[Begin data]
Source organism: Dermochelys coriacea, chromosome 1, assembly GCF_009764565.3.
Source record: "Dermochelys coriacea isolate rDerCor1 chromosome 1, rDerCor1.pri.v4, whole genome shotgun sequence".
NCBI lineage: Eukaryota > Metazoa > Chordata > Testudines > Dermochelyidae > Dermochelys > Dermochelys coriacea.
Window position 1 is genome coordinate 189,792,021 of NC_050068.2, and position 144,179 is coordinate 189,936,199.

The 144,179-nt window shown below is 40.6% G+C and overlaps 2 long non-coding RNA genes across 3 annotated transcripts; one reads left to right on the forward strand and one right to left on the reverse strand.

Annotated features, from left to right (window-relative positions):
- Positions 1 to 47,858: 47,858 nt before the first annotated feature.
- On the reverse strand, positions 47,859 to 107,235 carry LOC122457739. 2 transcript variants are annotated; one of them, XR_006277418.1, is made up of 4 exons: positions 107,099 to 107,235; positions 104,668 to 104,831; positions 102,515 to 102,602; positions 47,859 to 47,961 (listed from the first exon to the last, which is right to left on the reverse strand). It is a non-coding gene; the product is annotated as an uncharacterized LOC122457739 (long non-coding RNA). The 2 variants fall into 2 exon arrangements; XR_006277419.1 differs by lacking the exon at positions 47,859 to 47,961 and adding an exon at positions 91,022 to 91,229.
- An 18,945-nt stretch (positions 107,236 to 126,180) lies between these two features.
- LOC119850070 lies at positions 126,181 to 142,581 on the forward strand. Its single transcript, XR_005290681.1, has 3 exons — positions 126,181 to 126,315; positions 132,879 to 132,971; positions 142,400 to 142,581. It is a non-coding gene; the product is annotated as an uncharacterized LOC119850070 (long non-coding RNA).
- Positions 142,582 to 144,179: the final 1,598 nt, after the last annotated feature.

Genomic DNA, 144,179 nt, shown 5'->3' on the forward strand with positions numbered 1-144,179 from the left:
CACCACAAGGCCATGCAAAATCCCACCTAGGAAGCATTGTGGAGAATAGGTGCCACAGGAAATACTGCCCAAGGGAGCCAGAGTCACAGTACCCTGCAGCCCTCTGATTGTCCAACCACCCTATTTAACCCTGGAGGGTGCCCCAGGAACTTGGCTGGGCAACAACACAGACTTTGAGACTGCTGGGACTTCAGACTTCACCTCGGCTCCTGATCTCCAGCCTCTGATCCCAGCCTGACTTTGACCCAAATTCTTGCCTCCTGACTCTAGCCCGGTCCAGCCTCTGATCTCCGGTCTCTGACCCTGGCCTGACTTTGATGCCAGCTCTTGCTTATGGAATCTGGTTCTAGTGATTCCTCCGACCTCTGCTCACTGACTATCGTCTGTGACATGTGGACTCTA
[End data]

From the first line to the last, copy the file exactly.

Source organism: Dermochelys coriacea, chromosome 1, assembly GCF_009764565.3.
Source record: "Dermochelys coriacea isolate rDerCor1 chromosome 1, rDerCor1.pri.v4, whole genome shotgun sequence".
NCBI lineage: Eukaryota > Metazoa > Chordata > Testudines > Dermochelyidae > Dermochelys > Dermochelys coriacea.
Window position 1 is genome coordinate 189,792,021 of NC_050068.2, and position 144,179 is coordinate 189,936,199.

The 144,179-nt window shown below is 40.6% G+C and overlaps 2 long non-coding RNA genes across 3 annotated transcripts; one reads left to right on the forward strand and one right to left on the reverse strand.

Annotated features, from left to right (window-relative positions):
- Positions 1 to 47,858: 47,858 nt before the first annotated feature.
- On the reverse strand, positions 47,859 to 107,235 carry LOC122457739. 2 transcript variants are annotated; one of them, XR_006277418.1, is made up of 4 exons: positions 107,099 to 107,235; positions 104,668 to 104,831; positions 102,515 to 102,602; positions 47,859 to 47,961 (listed from the first exon to the last, which is right to left on the reverse strand). It is a non-coding gene; the product is annotated as an uncharacterized LOC122457739 (long non-coding RNA). The 2 variants fall into 2 exon arrangements; XR_006277419.1 differs by lacking the exon at positions 47,859 to 47,961 and adding an exon at positions 91,022 to 91,229.
- An 18,945-nt stretch (positions 107,236 to 126,180) lies between these two features.
- LOC119850070 lies at positions 126,181 to 142,581 on the forward strand. Its single transcript, XR_005290681.1, has 3 exons — positions 126,181 to 126,315; positions 132,879 to 132,971; positions 142,400 to 142,581. It is a non-coding gene; the product is annotated as an uncharacterized LOC119850070 (long non-coding RNA).
- Positions 142,582 to 144,179: the final 1,598 nt, after the last annotated feature.

Genomic DNA, 144,179 nt, shown 5'->3' on the forward strand with positions numbered 1-144,179 from the left:
CACCACAAGGCCATGCAAAATCCCACCTAGGAAGCATTGTGGAGAATAGGTGCCACAGGAAATACTGCCCAAGGGAGCCAGAGTCACAGTACCCTGCAGCCCTCTGATTGTCCAACCACCCTATTTAACCCTGGAGGGTGCCCCAGGAACTTGGCTGGGCAACAACACAGACTTTGAGACTGCTGGGACTTCAGACTTCACCTCGGCTCCTGATCTCCAGCCTCTGATCCCAGCCTGACTTTGACCCAAATTCTTGCCTCCTGACTCTAGCCCGGTCCAGCCTCTGATCTCCGGTCTCTGACCCTGGCCTGACTTTGATGCCAGCTCTTGCTTATGGAATCTGGTTCTAGTGATTCCTCCGACCTCTGCTCACTGACTATCGTCTGTGACATGTGGACTCTA